The payoff is the 31-minute “Timo Formosa 3.” The musicians seem to have hit their stride by this point, and the music is much more intriguing as a result. The drone is ever present, but there is now a beat behind it, a rhythmic chugging that recalls the building cadences of a train leaving the station. Various percussion and electronics are introduced, as well as some searing feedback from Ambarchi’s guitar. The piece steadily gains momentum, and Haino’s vocals scream like a banshee. This type of intensity is what I had expected all along from these men, and thankfully they come through.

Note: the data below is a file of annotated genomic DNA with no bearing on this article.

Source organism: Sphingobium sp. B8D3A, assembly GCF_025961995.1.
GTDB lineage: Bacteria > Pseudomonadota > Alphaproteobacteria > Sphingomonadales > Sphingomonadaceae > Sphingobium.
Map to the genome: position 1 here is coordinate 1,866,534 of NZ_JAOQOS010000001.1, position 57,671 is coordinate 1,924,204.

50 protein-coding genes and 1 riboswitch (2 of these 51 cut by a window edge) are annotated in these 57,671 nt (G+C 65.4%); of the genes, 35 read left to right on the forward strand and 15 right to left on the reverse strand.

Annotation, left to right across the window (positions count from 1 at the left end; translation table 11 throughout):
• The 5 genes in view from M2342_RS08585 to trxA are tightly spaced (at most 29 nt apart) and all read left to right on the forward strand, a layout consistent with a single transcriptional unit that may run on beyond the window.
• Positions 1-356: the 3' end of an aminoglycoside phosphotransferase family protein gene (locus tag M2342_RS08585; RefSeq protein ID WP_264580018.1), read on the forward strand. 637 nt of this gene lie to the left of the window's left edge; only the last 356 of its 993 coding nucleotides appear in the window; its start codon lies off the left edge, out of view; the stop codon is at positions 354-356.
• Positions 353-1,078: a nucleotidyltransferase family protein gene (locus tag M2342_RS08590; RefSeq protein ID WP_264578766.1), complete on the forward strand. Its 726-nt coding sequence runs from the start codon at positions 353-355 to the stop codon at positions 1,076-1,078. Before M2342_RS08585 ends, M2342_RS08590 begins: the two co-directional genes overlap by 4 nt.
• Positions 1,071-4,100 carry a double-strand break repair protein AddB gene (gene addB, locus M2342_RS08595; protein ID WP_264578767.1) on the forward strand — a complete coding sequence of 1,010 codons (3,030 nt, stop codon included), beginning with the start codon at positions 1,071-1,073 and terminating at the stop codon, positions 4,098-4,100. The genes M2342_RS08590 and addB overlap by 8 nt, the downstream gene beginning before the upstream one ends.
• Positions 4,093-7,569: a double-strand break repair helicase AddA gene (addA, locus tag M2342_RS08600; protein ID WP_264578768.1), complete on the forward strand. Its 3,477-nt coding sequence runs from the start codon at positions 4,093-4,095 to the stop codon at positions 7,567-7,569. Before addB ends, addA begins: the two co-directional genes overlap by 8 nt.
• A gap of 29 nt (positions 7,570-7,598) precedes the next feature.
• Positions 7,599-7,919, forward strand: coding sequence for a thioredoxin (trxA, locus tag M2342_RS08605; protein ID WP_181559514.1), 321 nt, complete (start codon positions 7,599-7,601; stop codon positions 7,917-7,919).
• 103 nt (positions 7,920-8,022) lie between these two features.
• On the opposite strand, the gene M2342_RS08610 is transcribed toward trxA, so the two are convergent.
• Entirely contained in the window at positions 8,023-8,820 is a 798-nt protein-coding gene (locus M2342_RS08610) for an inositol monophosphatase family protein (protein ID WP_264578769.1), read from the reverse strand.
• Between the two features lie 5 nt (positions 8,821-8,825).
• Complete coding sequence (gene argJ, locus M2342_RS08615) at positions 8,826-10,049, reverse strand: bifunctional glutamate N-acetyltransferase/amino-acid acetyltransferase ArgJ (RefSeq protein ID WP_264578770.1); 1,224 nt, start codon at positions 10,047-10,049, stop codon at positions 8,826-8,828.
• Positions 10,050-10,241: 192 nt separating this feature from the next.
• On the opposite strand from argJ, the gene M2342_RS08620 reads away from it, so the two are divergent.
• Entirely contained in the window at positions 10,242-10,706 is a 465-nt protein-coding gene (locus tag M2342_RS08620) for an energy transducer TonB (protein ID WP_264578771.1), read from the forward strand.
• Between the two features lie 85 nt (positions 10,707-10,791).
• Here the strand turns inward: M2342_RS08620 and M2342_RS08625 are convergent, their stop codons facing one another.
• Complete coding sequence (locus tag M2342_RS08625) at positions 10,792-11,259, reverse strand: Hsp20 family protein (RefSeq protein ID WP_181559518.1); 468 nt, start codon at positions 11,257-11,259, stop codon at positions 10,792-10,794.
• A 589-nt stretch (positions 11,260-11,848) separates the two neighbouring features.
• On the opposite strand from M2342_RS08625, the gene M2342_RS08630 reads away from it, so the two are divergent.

The music Ambarchi/O’Rourke/Haino created that night is a mixed bag, to be sure. But that is one of the key elements of improvised, experimental music. I think that there is a lot of merit to such uncompromising adventurousness, and for those who feel the same way, Tima Formosa is worth looking into.